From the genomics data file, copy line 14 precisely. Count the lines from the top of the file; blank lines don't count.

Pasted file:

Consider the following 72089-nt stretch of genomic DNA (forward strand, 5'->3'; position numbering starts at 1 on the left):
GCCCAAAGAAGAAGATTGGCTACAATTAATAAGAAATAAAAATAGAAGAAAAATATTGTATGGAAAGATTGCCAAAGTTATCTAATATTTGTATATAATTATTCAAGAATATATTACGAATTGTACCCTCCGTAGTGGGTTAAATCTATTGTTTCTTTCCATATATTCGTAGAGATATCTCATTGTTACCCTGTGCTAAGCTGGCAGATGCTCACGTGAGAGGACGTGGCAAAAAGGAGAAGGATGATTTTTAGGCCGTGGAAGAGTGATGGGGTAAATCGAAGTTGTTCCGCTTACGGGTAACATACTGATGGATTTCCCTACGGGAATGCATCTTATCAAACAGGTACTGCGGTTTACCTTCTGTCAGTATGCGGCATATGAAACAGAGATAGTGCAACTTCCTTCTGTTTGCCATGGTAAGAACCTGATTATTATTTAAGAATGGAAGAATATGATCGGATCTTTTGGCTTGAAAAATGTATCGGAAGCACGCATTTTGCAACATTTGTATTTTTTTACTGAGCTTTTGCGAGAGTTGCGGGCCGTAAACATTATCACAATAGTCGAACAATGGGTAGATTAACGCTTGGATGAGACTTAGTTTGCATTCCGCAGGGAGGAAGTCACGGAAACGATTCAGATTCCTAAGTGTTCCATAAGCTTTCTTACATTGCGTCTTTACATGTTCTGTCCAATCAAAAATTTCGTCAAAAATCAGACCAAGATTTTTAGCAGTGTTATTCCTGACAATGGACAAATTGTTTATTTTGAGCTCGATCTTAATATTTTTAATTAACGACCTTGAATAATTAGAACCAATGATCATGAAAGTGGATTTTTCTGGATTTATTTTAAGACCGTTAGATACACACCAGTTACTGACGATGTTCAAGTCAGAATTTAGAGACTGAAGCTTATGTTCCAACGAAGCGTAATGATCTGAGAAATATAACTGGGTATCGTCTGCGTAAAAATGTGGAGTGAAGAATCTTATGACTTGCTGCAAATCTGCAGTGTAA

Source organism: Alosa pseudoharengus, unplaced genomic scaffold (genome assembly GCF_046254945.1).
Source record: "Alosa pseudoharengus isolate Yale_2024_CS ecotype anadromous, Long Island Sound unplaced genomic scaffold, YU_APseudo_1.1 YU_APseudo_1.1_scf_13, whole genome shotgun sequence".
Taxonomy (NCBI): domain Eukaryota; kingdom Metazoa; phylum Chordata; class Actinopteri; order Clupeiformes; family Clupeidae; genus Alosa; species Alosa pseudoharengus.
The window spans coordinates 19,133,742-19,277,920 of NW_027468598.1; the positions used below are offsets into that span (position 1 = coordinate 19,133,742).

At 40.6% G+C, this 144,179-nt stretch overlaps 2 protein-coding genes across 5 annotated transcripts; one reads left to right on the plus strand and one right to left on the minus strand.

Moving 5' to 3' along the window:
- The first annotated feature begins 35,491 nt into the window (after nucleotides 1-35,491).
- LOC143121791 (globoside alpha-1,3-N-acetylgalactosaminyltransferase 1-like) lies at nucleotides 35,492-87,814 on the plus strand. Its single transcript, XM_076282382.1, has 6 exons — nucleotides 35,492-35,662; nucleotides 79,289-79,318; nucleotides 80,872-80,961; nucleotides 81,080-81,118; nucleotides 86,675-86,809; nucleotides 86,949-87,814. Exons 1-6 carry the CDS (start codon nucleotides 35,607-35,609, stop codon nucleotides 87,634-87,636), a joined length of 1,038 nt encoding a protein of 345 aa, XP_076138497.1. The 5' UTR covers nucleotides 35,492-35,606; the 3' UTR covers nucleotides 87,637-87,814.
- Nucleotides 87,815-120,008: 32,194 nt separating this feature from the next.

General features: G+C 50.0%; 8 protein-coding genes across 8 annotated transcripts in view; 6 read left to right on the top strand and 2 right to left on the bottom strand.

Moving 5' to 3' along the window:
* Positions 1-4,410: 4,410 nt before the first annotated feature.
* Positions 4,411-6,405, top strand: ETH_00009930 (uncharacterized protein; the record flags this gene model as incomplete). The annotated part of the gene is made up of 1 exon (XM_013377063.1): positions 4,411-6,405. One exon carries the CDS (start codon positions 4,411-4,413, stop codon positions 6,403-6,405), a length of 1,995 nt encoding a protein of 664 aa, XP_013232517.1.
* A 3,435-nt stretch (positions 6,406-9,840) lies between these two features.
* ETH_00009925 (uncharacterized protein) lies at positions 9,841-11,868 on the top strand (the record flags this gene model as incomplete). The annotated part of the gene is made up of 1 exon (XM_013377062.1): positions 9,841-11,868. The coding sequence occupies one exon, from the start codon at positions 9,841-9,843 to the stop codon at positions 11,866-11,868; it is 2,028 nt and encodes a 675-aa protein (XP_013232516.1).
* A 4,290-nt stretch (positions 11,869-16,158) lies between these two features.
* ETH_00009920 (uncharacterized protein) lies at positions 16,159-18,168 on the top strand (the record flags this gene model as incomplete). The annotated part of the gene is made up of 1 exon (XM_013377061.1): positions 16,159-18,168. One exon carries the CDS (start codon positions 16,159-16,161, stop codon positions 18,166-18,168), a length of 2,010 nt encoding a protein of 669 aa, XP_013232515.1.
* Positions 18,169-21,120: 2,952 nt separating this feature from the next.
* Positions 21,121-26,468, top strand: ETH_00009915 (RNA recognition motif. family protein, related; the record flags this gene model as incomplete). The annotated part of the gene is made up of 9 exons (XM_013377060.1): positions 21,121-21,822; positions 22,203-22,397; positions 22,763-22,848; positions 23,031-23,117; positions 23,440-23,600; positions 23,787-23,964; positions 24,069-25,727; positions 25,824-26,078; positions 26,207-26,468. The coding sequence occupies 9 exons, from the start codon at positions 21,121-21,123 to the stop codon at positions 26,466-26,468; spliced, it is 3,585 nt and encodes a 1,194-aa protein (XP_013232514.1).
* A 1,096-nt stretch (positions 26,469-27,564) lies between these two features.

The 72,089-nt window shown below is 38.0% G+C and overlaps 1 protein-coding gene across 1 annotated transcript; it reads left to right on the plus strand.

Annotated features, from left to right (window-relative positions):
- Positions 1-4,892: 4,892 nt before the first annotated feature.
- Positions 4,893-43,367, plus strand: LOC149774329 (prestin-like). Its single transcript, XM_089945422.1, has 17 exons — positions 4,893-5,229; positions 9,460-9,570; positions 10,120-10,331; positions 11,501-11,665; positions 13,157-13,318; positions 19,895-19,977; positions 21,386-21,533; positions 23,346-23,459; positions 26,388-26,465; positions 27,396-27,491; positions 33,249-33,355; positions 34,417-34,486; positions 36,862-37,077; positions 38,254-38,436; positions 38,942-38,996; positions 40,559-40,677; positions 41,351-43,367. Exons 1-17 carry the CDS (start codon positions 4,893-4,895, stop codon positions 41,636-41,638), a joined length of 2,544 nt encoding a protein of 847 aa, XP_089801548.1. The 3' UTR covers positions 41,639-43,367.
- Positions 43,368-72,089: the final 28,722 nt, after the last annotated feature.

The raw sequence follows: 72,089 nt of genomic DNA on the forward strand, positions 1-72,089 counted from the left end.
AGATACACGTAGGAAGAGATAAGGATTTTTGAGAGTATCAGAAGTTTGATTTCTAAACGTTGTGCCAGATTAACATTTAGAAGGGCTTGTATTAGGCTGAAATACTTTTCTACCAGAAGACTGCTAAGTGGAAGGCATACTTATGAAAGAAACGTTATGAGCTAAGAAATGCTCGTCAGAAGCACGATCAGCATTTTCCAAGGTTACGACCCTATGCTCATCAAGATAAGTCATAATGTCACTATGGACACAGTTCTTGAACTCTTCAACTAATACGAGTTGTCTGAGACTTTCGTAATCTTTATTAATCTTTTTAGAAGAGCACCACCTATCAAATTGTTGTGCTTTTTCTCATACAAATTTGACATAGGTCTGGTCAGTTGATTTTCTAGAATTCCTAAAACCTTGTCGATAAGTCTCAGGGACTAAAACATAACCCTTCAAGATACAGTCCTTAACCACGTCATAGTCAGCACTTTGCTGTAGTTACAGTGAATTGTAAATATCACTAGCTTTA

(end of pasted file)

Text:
* Positions 1-4,410: 4,410 nt before the first annotated feature.